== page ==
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Sex Crimes Criminal Defense Lawyers

PENAL CODE 647.6 Crimes

San Bernardino County / Free Consultations

Annoying or Molesting a Child
PC 647.6 Law, Sentence, & Defense

Information on the crimes of annoying or molesting a child are found at California Penal Code Sections 647.6(a)(1), 647.6(a)(2), 647.6(b), and more. This articles coves the law, penalties, and common defenses related to PC 647.6 crimes. For more information, contact our sex crimes criminal defense lawyers today for a free consultation.

Note: For brevity, in San Bernardino County criminal court, most of the annoy or molest a child criminal charges are identified simply as PC647.6(a)(1)-M, PC647.6(a)(2)-M, PC647.6(b)-F, etc..

PC 647.6 Laws (Most Common)

PC 647.6(a)(1): Every person who annoys or molests a child under 18 years of age is guilty of PC 647.6(a)(1), a misdemeanor (PC 647.6(a)(1) Abbr.).

Note: To sexually annoy or molest a child means to direct sexual language or behavior towards a child. The evidence of sexual motivation is found in the actual language that is used by the defendant.

PC 647.6(a)(2):Every person who, motivated by an unnatural or abnormal sexual interest in children, engages in conduct with an adult whom he or she believes to be a child under 18 years of age, which conduct, if directed toward a child under 18 years of age, would be a violation of this section,... is guilty of a misdemeanor (PC 647.6(a)(2) Abbrev.).

Note: An unnatural sexual interest in children means an abnormal sexual interest in children. For purposes of criminal court, unnatural and/or abnormal sexual interest in children will likely be found if there is any sexual interest in children.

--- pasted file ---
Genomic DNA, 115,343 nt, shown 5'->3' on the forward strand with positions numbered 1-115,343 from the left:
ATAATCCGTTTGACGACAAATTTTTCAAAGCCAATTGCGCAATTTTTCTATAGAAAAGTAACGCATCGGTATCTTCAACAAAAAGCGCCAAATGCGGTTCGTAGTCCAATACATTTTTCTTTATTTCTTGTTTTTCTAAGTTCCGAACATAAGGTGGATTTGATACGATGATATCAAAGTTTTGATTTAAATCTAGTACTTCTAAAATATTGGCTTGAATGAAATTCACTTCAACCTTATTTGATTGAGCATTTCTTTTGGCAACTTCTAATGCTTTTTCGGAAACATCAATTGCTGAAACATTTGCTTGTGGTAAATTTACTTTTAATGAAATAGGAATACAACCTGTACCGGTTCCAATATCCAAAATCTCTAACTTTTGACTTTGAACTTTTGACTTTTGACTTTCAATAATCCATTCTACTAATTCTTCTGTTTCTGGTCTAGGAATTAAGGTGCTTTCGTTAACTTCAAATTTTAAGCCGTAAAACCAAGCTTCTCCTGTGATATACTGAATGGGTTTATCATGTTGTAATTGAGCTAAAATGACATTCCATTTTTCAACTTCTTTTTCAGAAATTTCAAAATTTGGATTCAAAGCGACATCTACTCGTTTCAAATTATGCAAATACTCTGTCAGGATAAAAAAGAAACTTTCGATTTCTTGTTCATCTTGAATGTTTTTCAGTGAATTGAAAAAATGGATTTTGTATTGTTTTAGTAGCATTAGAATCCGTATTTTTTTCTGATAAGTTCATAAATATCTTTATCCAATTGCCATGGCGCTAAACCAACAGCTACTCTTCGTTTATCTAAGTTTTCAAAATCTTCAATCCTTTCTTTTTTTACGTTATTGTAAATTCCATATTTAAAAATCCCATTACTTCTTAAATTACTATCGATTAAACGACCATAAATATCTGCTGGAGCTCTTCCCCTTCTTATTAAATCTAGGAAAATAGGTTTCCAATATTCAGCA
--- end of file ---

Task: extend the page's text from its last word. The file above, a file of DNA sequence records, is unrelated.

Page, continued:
Also, according to PC 647.6(a)(2), It is a crime even if the defendant's intended target is not actually a minor (See PC 647.6(a)(2) above) . This law allows police officers to pose as underage persons in order to catch what would otherwise be violators of PC 647.6(a)(1).

PC 647.6(b): Every person who violates PC 647.6 laws, after having entered, without consent, an inhabited dwelling house, or trailer coach..., or the inhabited portion of any other building,... is guilty of a felony or a misdemeanor (PC 647.6(b) Abbrev. and Paraphrased).

In order for the district attorney to prove that the defendant is guilty of PC 647.6(a)(1), the district attorney must prove:

  • The defendant was motivated by an unnatural sexual interest in children (under 18)

  • When the defendant was motivated by unnatural an unnatural sexual interest in children he or she directed sexual language or behavior towards a child (annoyed or molested).

  • The defendant knew, or reasonably should have known, that the child that the defendant sexually annoyed or molested was under the age of 18 (except that PC 647.6(a)(2) allows for criminal charges even if the victim is not actually a minor but the defendant believed the victim to a minor).

Note: If the defendant is charged with PC 647.6(b), then the district attorney must prove, in addition to the elements listed above, that the defendant entered a residence, or a part of a residence, to commit PC 647.6(a)(1) or PC 647.6(a)(2), without consent 

Important: PC 647.6 allegations do not require evidence that the defendant actually touched, or even attempted to actually touch, the alleged victim. If the defendant is alleged to have actually touched the minor during an attempt to annoy or molest a child, then the defendant will likely be charged with additional sex crimes, including lewd and lascivious acts on a minor, sexual battery, etc.

Evidence: Common evidence that supports PC 647.6(a)(1) charges, include, but is not limited to:

  • Sending sexual messages to a person who is under the age of 18. Messages are usually sent through texts or social media sites

  • Sending sexual photographs through texts or social media sites

  • Verbally directing sexual language in an abnormal way to a person who is under the age of 18. This can be in person, via telephone, or through a third person who is directed to deliver sexual messages from the defendant to the person under the age of 18.

Punishment & Sentence for PC 647.6(a)

Jail Sentence: PC 647.6(a)(1) and PC 647.6(a)(2) are classified as misdemeanor crimes in California. If found guilty of either PC 647.6(a)(1) or PC 647.6(a)(2), the defendant may face up to one year in the county jail.

PC 647.6(b) Incarceration: Annoying or molesting a child after entering a residence without consent is classified as a felony or as a misdemeanor (wobbler offense). If found guilty of felony PC 647.6(b) the defendant could face up to three years in prison; if found guilty of misdemeanor PC 647.6(b) the defendant could face up to one year in the county jail.